The Mandela Mining Precinct is in line with South Africa’s commitment to increasing its investment in research and development. This currently stands at 0,77% of GDP, and the aim is to increase it to 1,5%. This can only happen if the country has practical programmes in place, and the Precinct is one of these.
Minister Kubayi-Ngubane said the Mandela Mining Precinct was a good illustration of public-private partnerships in action. “We are setting an example, showing that, working together, we can place our country and our people on a higher developmental trajectory.”
The Mandela Mining Precinct and the activities associated with it represent a new dawn for collaboration in mining research, development and innovation. All stakeholders – including government, mining companies, local mining equipment manufacturers and the research community – acknowledge the need for a coherent, collaborative approach to ensure the long-term sustainability of the sector. It is hoped that this partnership will stimulate the transformation of South Africa's comparative advantage in the minerals sector into a competitive one.
“The modernisation of mining, which includes mechanisation and automation, is said to bring opportunities that outweigh the projected challenges, and is therefore deemed necessary,” Minister Kubayi-Ngubane said.
“This conversion will broadly contribute towards the survival of the South African mining industry through the mining of lower-grade ores, as well as deeper resources, thereby extending the lives of mines. In addition, the adoption of technological developments and advancements will contribute towards improved health and safety, and facilitate the sector’s migration from dangerous, labour-intensive platforms to the government’s goal of zero harm,” the Minister said.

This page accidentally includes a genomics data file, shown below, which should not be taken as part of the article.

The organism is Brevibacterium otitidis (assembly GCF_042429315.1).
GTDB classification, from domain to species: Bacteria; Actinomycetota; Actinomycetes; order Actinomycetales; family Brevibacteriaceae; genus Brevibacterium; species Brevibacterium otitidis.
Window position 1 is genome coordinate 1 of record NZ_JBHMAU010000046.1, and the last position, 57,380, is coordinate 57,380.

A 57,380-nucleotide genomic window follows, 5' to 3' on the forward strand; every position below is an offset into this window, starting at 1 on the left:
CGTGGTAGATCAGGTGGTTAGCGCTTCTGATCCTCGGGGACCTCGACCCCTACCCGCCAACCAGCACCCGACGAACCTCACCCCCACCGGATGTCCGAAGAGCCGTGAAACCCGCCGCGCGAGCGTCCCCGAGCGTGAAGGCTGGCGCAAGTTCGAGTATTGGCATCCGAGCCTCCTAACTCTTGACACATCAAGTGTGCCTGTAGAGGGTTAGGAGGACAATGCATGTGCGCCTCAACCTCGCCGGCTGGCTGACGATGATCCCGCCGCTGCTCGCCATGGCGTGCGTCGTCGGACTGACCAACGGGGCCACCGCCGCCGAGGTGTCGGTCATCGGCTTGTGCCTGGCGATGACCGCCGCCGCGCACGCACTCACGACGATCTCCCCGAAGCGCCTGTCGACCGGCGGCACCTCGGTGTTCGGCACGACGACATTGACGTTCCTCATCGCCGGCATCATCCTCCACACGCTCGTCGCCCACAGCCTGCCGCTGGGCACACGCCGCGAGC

Also speaking at the launch, MEMSA CEO Dr Paul Jourdan said that MEMSA was focusing on rolling out programmes to support its members’ growth, technology development and competitiveness.
“Our short-term goal is to increase local content, which will ultimately require a dedicated incentive, especially with regard to capex. This means we also have to increase factory-floor and manufacturing competitiveness, and look at innovation, technology, quality and pricing,” Dr Jourdan said.
He added that the focus on capital equipment was essential to usher in a new age of mechanisation in South Africa’s mining industry, as the old model of using cheap migrant labour was no longer sustainable.
Contrary to the popular view that mechanisation will result in significant job losses in the mining industry, research indicates that it will generate additional employment opportunities.
“Mechanisation based on locally manufactured equipment has the potential to maintain employment levels,” Dr Jourdan said. “For example, if you install a completely mechanised equipment set, from drifter drills to roof bolters and load-haul dumpers, which can all even be controlled remotely, you will employ nearly the same number of people.”
MEMSA Chairperson Freddy Mugeri echoed this view. “A focused, comprehensive, and progressive localisation strategy will go a long way to mitigate the technical and socio-economic challenges faced by the South African mining industry at present,” he said.